Automated detection of respiratory phenotypes during sleep

H. Schneider, S. P. Patil, E. Gladmon, S. Haeussler, M. Wagner, P. L. Smith, A. R. Schwartz

Research output: Contribution to journalConference articlepeer-review

Abstract

We hypothesized that normal individuals can be distinguished on the basis of specific respiratory phenotypes during sleep that determine one's susceptibility to the development of obstructive sleep apnea. To test this hypothesis, methods have been developed to 1.) rapidly assess baseline upper airway and respiratory timing characteristics and compensatory responses in these parameters to experimentally induced upper airway obstruction during sleep in normal individuals, and 2.) automate the detection of the respiratory pattern and the presence of flow limitation during these experimentally induced upper airway obstructions. We demonstrated that: (1) marked variability in the responses to upper airway obstruction exist among normal individuals, and that (2) upper airway collapsibility (critical pressure) is modulated dynamically by a number of reflex neuromuscular responses triggered by breathing through an obstructed upper airway. Moreover, (3) our methods allowed us to assess the relative strength of compensatory neuromuscular responses to upper airway obstruction in normal individuals. Our findings indicate that the normal individual's susceptibility to the development of upper airway obstruction during sleep is determined by the passive upper airway properties and/or by a lack of vigorous compensatory neuromuscular responses.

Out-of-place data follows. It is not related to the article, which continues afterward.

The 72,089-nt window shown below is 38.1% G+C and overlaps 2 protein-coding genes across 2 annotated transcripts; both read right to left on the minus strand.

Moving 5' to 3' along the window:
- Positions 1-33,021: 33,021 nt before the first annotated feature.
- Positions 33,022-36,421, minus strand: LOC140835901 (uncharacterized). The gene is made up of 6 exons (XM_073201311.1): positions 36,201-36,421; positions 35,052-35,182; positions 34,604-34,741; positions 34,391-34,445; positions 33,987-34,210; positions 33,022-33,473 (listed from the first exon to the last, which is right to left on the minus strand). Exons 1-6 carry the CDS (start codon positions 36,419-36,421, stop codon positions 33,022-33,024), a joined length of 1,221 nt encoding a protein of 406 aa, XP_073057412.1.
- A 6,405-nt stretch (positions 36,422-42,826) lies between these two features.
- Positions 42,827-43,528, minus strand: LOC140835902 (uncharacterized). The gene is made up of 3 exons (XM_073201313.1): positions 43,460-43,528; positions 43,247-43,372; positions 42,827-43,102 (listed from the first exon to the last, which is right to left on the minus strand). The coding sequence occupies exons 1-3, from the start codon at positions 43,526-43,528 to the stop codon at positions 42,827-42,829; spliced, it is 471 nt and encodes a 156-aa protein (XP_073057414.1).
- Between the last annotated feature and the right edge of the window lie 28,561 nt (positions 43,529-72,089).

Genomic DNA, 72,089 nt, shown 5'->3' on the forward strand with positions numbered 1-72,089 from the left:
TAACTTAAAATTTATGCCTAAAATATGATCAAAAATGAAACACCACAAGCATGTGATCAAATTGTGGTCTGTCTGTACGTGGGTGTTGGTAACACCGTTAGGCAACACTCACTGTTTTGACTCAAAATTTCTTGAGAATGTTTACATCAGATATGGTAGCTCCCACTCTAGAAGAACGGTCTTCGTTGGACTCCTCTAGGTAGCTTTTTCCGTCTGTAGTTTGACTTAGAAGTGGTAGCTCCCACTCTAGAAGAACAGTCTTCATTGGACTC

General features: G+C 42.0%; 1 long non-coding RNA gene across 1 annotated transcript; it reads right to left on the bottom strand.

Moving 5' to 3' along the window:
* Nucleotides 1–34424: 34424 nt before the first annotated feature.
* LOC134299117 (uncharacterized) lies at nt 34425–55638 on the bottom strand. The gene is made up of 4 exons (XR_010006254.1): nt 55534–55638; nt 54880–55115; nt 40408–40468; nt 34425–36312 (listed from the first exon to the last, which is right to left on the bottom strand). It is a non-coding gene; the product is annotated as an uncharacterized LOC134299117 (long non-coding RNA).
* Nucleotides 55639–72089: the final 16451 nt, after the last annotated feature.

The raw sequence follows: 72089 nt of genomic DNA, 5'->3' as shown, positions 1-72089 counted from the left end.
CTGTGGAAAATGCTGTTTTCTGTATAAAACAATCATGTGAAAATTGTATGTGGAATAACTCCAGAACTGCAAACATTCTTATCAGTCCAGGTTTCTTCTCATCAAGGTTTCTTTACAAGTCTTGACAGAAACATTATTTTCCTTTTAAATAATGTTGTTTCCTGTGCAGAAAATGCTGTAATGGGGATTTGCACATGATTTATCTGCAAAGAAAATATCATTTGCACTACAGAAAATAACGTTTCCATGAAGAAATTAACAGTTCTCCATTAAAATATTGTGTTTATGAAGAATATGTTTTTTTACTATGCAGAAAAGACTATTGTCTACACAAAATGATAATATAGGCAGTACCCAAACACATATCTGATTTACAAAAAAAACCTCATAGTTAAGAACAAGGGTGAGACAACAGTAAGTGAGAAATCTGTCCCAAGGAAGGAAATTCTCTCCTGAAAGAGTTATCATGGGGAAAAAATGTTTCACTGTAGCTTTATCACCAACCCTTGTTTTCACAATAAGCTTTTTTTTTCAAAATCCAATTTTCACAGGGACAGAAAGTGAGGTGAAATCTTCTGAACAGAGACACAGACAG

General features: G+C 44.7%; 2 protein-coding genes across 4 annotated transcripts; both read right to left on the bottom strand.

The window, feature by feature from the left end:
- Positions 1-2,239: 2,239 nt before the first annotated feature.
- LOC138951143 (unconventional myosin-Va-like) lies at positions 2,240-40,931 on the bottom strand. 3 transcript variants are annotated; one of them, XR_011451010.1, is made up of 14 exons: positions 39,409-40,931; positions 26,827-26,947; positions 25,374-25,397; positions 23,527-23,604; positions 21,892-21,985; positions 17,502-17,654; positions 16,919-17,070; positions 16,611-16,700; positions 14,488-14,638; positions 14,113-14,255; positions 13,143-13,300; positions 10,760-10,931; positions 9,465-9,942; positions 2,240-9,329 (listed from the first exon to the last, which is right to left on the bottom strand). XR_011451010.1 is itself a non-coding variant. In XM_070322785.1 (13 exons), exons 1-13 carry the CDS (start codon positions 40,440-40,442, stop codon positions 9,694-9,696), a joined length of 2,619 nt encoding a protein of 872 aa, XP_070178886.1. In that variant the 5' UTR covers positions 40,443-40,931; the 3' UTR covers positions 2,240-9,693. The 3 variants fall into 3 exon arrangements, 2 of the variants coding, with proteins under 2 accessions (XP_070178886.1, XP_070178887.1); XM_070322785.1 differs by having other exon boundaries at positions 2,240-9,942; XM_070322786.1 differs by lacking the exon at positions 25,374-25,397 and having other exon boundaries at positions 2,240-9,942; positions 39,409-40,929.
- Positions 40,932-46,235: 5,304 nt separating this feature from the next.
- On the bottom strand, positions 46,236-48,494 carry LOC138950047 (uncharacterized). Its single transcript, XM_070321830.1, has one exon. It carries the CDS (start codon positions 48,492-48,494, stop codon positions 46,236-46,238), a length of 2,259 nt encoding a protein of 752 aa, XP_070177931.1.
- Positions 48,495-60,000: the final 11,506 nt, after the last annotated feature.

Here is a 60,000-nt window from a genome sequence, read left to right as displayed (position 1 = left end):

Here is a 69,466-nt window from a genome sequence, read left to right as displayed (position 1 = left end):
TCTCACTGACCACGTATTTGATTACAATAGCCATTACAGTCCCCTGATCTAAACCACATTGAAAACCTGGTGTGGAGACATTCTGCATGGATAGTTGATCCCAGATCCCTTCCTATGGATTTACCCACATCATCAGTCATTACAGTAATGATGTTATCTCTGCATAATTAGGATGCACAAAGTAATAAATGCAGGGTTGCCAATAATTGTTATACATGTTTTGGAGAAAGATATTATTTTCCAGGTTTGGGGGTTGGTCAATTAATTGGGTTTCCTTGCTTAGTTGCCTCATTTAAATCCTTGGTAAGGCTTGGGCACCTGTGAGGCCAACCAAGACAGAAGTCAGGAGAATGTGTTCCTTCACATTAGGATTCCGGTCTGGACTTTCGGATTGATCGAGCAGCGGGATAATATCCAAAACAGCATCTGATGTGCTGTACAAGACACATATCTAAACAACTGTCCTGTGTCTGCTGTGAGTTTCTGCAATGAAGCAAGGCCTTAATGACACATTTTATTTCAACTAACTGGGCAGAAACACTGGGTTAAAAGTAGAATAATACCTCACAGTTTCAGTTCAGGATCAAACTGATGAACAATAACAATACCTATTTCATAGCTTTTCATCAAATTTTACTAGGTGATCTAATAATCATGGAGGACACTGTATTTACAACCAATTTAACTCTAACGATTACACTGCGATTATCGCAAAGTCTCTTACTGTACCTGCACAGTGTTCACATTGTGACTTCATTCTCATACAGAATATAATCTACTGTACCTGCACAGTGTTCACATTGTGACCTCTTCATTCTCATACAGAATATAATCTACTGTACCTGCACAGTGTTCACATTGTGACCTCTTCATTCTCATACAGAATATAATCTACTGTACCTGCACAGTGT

Original languageEnglish (US)
Pages (from-to)1546-1547
Number of pages2
JournalAnnual International Conference of the IEEE Engineering in Medicine and Biology - Proceedings
Volume2
StatePublished - Dec 1 2002
EventProceedings of the 2002 IEEE Engineering in Medicine and Biology 24th Annual Conference and the 2002 Fall Meeting of the Biomedical Engineering Society (BMES / EMBS) - Houston, TX, United States
Duration: Oct 23 2002Oct 26 2002

Keywords

  • Obstructive apnea
  • Respiratory pattern
  • Respiratory phenotypes

ASJC Scopus subject areas

  • Signal Processing
  • Biomedical Engineering
  • Computer Vision and Pattern Recognition
  • Health Informatics

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